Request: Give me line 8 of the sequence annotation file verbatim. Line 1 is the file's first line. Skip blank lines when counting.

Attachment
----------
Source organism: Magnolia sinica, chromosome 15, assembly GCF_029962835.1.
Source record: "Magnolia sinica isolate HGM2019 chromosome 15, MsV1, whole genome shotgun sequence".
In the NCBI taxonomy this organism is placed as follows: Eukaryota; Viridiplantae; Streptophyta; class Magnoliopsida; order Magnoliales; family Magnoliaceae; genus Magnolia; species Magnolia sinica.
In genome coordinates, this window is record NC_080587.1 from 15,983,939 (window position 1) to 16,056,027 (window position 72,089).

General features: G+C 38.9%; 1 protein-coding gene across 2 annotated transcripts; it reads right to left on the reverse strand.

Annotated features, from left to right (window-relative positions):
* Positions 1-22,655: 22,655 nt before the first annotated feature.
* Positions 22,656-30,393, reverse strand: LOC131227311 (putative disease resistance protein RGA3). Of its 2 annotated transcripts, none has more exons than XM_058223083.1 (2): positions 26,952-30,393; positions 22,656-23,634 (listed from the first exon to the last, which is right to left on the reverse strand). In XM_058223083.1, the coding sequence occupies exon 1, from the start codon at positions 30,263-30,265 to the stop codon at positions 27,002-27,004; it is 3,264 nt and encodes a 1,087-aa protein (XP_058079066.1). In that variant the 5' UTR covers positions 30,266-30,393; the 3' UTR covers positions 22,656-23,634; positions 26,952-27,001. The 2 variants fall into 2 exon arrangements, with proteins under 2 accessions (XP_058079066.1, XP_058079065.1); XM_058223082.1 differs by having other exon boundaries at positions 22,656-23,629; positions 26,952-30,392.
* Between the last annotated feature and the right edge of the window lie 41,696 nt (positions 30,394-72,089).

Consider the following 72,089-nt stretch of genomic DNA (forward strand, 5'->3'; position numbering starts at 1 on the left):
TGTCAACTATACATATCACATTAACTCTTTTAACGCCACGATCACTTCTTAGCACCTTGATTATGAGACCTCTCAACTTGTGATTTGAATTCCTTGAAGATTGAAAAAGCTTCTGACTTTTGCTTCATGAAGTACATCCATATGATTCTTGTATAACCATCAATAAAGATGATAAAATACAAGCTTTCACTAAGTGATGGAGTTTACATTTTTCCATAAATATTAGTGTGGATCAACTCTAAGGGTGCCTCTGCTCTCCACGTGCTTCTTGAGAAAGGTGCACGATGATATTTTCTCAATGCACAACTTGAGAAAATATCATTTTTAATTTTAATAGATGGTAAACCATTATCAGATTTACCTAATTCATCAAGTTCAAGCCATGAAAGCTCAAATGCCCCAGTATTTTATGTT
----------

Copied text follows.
* Positions 22,656-30,393, reverse strand: LOC131227311 (putative disease resistance protein RGA3). Of its 2 annotated transcripts, none has more exons than XM_058223083.1 (2): positions 26,952-30,393; positions 22,656-23,634 (listed from the first exon to the last, which is right to left on the reverse strand). In XM_058223083.1, the coding sequence occupies exon 1, from the start codon at positions 30,263-30,265 to the stop codon at positions 27,002-27,004; it is 3,264 nt and encodes a 1,087-aa protein (XP_058079066.1). In that variant the 5' UTR covers positions 30,266-30,393; the 3' UTR covers positions 22,656-23,634; positions 26,952-27,001. The 2 variants fall into 2 exon arrangements, with proteins under 2 accessions (XP_058079066.1, XP_058079065.1); XM_058223082.1 differs by having other exon boundaries at positions 22,656-23,629; positions 26,952-30,392.